It is too bad that this book is categorized as young adult fiction. That means that a lot of adults will miss a marvelous semi-autobiographical coming-of-age novel. It won well-deserved awards, which will still not recommend it to many readers that need this book. Trust me and read it.

Riding Toward Everywhere
William T. Vollmann
This collection of meditations and observations of train-hopping, experienced first-hand, is a little less cohesive and somewhat messier than some of Vollmann's other nonfiction. That still means that it is leagues above most of what sits on bookstore shelves. Vollmann has a wonderful gift for helping the reader experience the lives of The Other, especially those on the margins of society. I wish I was able to be as open and adventurous as Vollmann, but I am not and probably never will be. Instead, I will live vicariously through his work.

The Farther Shore
Matthew Eck
I find it difficult to imagine what it is like to be in a warzone—as either soldier or citizen. Eck manages to convey the chaos and violence of war, having experienced it as a soldier in both Haiti and Somalia. This fictional account of U.S. infantry caught behind enemy lines is harrowing and riveting. I found myself racing through the words and the images of the unnamed African country of the plot right along the main character.


Why is it that most blogs, newspapers, and magazines try to get their "best of" lists for a particular year in print prior to the end of that year? They haven't allowed themselves time to reflect on what they've experienced. They haven't allowed themselves time to collect their thoughts.

That is why you are getting the Best Reads of 2008 from Troy's Work Table in early 2009. I wanted to ensure that these truly are my favorite books for an entire year.




Tuesday, January 27, 2009


Pipeline Porter, a Porter by Kona Brewing Company,
paired with Cahill's Porter Cheese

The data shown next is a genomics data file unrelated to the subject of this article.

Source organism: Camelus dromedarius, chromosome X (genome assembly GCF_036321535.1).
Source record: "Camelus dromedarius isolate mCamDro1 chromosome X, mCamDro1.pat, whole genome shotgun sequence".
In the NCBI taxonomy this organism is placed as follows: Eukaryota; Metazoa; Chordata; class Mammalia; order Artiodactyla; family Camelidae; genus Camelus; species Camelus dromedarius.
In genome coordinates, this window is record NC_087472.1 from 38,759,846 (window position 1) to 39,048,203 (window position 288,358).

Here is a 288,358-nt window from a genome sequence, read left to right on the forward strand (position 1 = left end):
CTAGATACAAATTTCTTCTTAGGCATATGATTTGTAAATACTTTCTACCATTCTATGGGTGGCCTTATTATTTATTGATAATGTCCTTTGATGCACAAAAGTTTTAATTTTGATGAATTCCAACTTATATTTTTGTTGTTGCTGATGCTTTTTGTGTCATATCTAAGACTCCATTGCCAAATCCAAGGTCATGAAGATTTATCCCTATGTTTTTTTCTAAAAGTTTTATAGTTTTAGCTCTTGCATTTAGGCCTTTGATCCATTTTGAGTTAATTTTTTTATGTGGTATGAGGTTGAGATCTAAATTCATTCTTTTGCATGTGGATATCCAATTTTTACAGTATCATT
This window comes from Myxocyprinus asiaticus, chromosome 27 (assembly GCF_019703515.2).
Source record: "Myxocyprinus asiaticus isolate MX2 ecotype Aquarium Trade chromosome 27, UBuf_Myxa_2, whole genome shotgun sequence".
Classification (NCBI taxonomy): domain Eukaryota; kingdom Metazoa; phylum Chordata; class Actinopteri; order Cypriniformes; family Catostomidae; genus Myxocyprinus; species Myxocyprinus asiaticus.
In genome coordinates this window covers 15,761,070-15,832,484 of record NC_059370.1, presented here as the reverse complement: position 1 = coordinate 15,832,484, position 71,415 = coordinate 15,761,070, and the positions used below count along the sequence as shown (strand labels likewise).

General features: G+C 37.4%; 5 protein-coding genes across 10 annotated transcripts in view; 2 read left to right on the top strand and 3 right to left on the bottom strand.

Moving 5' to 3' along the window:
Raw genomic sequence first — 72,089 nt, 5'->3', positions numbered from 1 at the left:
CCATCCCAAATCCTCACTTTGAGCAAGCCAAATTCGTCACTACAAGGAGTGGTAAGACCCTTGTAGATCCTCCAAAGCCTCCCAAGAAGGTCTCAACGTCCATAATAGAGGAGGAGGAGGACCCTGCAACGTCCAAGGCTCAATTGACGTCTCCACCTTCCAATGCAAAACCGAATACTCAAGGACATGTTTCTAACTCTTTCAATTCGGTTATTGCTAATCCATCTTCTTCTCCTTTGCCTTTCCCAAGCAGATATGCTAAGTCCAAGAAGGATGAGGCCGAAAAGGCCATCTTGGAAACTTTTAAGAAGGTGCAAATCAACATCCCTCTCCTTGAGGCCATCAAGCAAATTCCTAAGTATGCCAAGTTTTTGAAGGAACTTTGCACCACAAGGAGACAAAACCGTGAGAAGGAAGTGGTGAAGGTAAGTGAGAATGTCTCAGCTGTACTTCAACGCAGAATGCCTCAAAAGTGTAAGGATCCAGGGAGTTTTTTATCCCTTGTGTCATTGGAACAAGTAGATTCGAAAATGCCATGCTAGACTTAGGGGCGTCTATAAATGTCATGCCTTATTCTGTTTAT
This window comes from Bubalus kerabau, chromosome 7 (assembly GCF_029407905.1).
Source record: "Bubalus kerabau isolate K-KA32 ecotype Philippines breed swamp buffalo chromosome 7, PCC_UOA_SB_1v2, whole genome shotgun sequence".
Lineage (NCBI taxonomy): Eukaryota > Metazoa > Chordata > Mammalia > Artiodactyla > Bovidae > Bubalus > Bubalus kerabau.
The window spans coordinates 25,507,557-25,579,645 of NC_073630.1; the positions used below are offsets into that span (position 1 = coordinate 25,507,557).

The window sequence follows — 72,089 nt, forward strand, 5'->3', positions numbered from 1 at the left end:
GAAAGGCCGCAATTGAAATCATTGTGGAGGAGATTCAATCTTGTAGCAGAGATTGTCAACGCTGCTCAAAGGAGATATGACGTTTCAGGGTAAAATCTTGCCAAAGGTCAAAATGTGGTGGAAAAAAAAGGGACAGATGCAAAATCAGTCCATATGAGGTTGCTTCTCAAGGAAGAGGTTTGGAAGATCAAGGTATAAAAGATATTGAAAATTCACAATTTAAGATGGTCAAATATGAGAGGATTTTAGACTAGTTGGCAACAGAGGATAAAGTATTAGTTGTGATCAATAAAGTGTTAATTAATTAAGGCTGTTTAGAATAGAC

Pipeline Porter pours a dark brown that is almost black. The head is frothy, tan, and one finger thick. The thin aura is ruby red.

The aroma is first and foremost coffee. I also get a few whiffs of cream and chocolate.

The flavor is primarily strong coffee. In fact, if you like coffee then I have found your new breakfast beer. You can have it with your Vanilla Milkshake Pop-Tarts. Occasionally, I sense cream and chocolate in the flavor, similar to the nose, but I may be imagining them. There is also an undergirding of smokiness that I am not imagining; it appears on the finish and gives this porter its final punch to the palate.

I have seen a few complaints on RateBeer and BeerAdvocate that Pipeline is watery. I don't think that it is, especially if one can actually pretend that this a cold cup of coffee.

This is a good porter. If you are a fan of coffee, which I am not, then this will be extremely enjoyable.


Even though I don't drink coffee, and don't particularly care for it, I do like to chew on chocolate covered espresso beans. I can't explain the disconnect. I'm human. I'm allowed to embrace paradox on occasion.


Cahill's Porter Cheese is a "vintage Irish Cheddar with Porter." The sharpness and richness of cheddar is very noticeable. The porter is slightly more subtle, but present nonetheless. There is also a saltiness that lingers in the background.

It is slightly stinky like I would expect, but not strong or overpowering. I would describe its aroma as sweaty and earthy.